Cushman notes that the pandemic couldn’t have come at a worse time for law firms. In March, when the pandemic hit, law firms had low cash reserves because they had recently distributed profits among partners. With the pandemic creating economic uncertainty and declining demand for outside counsel, growth in the legal sector has slowed or paused. According to Altman Weil, a consulting firm that tracks legal mergers, 10 cross-border mergers occurred in each of the past four years, peaking in 2019 with 17 global mergers. But only two global mergers occurred in the first half of 2020.

    As a result, the majority of law firms participating in the Cushman & Wakefield survey (55 percent), are focused on maintaining their profitability through evaluation of operations and streamlining services. 

    “Law firms actively designing their spaces during the pandemic have the benefit of looking around and responding to rapidly changing work habits and are designing their next spaces in favor of a more mobile, tech-savvy workforce,” says Bromiley, adding that firms have realized they can be highly productive in smaller home offices and with a lot less paper.

    COVID-19 accelerated the inevitable for law firms, creating an opportunity to build a more flexible culture. Bromiley notes that even though law firms already have lots of private offices that provide built-in social distancing, many have made returning to work optional for the foreseeable future. As a result, there has been little demand for reconfiguration of existing spaces.

    “Law firms are analyzing their social distancing measures, but since there isn’t a perfect understanding as to what will be necessary in the post-vaccine world, few law firms have been willing to spend a lot of money on short-term fixes, nor make long-term commitments that incorporate drastic spacing allowances,” adds Bay.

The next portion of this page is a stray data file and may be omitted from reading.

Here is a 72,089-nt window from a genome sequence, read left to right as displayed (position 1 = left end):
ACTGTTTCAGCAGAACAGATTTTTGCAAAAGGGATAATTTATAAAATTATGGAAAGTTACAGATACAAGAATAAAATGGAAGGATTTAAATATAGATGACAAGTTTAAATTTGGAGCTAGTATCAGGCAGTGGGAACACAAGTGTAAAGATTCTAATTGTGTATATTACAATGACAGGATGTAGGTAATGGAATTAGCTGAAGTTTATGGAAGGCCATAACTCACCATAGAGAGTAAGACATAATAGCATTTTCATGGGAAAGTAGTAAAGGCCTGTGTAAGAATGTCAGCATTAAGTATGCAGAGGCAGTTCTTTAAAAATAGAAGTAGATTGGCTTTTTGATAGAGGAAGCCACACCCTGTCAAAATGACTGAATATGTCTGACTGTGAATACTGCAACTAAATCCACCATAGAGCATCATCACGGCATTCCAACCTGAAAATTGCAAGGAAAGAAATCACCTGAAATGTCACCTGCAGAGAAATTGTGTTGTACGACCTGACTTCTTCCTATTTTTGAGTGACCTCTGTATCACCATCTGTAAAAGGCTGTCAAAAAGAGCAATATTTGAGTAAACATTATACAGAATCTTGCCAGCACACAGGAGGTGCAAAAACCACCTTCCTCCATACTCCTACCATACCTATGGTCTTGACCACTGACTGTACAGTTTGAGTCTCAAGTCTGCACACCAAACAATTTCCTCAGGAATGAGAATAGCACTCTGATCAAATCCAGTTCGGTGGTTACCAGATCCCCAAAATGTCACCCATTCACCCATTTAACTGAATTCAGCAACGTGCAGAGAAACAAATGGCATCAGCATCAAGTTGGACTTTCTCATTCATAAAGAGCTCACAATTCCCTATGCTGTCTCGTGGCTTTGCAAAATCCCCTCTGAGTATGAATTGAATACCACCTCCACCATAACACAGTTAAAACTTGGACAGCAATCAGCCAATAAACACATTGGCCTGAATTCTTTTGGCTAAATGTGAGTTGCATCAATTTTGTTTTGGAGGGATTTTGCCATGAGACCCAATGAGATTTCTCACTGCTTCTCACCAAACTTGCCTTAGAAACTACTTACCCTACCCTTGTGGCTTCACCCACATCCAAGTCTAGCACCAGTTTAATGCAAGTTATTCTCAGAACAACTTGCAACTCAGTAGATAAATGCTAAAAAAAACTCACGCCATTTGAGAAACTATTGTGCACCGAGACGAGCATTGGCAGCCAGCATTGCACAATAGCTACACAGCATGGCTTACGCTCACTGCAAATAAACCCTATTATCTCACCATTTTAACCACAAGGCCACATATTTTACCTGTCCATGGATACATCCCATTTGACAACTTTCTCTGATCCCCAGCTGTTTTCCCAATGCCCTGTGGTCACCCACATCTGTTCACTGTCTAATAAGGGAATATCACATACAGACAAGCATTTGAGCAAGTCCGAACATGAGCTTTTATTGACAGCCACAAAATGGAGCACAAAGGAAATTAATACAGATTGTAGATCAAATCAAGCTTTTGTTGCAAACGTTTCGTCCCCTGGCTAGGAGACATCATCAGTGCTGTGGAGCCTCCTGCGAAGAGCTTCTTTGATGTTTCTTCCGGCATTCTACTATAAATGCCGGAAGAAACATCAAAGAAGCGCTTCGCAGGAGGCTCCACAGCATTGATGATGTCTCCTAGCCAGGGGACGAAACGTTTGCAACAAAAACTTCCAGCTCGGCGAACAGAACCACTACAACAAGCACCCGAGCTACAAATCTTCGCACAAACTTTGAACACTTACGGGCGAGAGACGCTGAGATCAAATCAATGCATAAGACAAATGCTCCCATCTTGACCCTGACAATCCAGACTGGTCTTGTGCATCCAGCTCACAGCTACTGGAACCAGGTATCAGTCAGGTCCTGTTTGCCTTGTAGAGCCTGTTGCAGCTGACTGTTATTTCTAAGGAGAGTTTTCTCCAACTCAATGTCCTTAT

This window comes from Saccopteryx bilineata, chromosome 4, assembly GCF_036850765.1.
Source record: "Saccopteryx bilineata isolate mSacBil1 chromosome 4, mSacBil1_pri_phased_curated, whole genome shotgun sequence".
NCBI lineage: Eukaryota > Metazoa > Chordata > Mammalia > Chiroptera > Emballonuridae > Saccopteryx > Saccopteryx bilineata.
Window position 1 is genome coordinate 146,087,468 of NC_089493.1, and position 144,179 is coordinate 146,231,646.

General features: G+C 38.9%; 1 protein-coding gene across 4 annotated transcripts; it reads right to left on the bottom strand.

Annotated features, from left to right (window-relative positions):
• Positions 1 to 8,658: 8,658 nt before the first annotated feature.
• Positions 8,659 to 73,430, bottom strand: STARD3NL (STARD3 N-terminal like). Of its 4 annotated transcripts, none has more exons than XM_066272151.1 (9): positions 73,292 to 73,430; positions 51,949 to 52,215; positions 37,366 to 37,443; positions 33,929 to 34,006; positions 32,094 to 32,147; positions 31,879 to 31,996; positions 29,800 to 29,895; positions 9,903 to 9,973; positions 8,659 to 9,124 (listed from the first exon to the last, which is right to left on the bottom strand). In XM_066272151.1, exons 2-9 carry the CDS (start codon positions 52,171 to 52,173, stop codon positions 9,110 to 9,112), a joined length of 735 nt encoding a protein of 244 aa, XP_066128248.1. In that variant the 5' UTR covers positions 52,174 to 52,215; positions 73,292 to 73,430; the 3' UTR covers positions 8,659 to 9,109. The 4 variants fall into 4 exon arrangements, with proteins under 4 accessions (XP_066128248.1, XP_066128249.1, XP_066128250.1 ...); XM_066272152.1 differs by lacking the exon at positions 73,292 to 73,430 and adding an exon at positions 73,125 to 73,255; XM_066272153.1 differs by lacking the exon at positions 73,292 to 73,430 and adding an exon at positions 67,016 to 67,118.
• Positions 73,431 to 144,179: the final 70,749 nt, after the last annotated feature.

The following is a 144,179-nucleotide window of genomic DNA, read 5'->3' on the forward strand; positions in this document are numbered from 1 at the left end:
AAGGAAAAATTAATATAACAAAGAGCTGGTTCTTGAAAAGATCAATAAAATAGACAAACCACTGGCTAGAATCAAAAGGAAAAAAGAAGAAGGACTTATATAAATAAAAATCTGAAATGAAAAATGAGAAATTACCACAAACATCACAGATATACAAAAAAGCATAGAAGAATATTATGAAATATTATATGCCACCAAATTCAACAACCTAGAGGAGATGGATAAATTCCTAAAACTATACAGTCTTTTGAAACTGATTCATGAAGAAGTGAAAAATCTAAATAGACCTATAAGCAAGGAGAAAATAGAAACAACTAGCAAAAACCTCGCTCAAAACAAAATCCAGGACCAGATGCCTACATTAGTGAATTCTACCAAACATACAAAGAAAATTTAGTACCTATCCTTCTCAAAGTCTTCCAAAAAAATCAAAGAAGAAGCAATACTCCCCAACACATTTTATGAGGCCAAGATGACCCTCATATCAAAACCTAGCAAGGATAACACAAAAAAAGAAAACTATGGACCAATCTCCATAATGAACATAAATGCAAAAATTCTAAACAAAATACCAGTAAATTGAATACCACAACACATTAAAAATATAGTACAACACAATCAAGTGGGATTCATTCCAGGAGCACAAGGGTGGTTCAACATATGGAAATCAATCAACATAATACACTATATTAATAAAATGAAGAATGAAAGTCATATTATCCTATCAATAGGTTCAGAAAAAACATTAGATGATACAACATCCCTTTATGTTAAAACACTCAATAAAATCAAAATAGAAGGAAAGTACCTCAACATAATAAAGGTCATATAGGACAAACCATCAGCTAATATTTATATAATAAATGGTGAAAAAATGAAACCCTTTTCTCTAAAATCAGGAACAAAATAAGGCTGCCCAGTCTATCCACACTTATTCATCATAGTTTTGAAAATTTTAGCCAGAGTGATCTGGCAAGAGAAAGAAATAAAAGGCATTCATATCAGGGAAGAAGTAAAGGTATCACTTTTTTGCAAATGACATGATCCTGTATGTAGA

However, that some firms are starting to question the use of shared offices, even after the pandemic subsides, according to Bromiley. “Any loss in efficiency from converting double offices to single offices would potentially be offset by remote working.”

    Bay says that few, if any, of CBRE’s Los Angeles law clients have rebuilt their spaces since the pandemic hit. “There is not a blueprint as to the best way to adopt new trends, so every firm is going to have their own approach to hoteling. There is not a one-size-fits-all for this. I also believe that no matter how much thought that is put into it, no law firm will get this exactly right,” he notes. “Therefore, I think the law firms that do this successfully will incorporate a lot of flexibility into their designs.”

    Currently, the top three expenses for law firms, as a percentage of gross revenue, are salaries, real estate and technology, respectively, according to Cushman. But with firms increasingly allocating more financial resources to technology that supports remote working, technology is anticipated to move into second position in the coming years.

    Investment in IT security to support remote working increased by 38 percent in 2020 compared to 26 percent in 2019 and is expected to increase by another 10 percent over the next couple of years to support a more distributed workforce, noted the C&W survey. Similarly, the number of attorneys expected to work remotely more often over the next five years jumped from 78 percent in 2020 just prior to the onset of the pandemic to 96 percent at the end of the second quarter.

    The mountain of paper documents used in legal cases is also declining, as firms begin scanning information on paper documents rather than physically storing it. Both Cushman and Bromiley agree that with attorneys working from home, the trend to digitize legal documents has accelerated.

    Now firms are looking at eliminating storage of paper documents, which costs them millions of dollars annually, says Cushman. “Paper use was already in sharp decline, but we expect the pandemic to mark the end of paper storage as a meaningful space requirement for many firms, especially those in high cost real estate markets,” adds Bromiley.